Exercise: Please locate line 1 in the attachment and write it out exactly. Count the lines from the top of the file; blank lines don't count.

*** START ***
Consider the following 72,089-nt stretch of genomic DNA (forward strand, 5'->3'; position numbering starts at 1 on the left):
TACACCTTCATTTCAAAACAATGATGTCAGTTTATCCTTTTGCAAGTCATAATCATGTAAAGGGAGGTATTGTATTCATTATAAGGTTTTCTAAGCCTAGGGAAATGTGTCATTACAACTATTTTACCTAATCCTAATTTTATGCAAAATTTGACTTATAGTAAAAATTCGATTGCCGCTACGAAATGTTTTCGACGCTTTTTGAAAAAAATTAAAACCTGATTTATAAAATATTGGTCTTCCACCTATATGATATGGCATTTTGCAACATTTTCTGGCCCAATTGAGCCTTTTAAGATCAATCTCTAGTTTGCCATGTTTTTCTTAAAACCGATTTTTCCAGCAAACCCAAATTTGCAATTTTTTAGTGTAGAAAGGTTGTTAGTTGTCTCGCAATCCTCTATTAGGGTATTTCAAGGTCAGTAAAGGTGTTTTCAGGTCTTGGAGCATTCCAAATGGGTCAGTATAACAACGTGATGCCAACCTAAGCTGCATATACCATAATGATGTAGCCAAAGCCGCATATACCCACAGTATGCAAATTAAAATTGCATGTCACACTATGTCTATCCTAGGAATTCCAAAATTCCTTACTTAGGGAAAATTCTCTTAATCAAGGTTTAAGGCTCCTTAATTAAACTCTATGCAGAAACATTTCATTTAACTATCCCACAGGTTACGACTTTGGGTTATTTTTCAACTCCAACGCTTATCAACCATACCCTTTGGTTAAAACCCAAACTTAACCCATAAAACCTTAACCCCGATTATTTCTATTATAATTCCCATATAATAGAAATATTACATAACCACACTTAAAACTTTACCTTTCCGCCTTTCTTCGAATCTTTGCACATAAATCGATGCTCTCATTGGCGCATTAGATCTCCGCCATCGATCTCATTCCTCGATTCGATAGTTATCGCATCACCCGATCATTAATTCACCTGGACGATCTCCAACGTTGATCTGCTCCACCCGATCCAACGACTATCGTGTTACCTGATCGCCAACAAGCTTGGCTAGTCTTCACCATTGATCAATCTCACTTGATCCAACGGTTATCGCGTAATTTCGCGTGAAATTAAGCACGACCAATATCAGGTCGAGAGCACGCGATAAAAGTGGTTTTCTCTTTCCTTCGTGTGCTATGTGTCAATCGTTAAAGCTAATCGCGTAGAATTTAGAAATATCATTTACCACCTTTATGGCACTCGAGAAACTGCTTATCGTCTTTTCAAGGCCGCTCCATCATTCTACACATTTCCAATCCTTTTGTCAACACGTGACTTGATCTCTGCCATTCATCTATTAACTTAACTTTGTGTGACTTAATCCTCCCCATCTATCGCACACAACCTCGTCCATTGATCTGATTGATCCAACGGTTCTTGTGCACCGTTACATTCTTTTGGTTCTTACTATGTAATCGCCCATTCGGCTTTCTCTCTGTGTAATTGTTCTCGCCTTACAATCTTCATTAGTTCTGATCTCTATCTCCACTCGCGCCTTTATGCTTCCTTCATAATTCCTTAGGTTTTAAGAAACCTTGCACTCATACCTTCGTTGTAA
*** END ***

Consider the following 72,089-nt stretch of genomic DNA (forward strand, 5'->3'; position numbering starts at 1 on the left):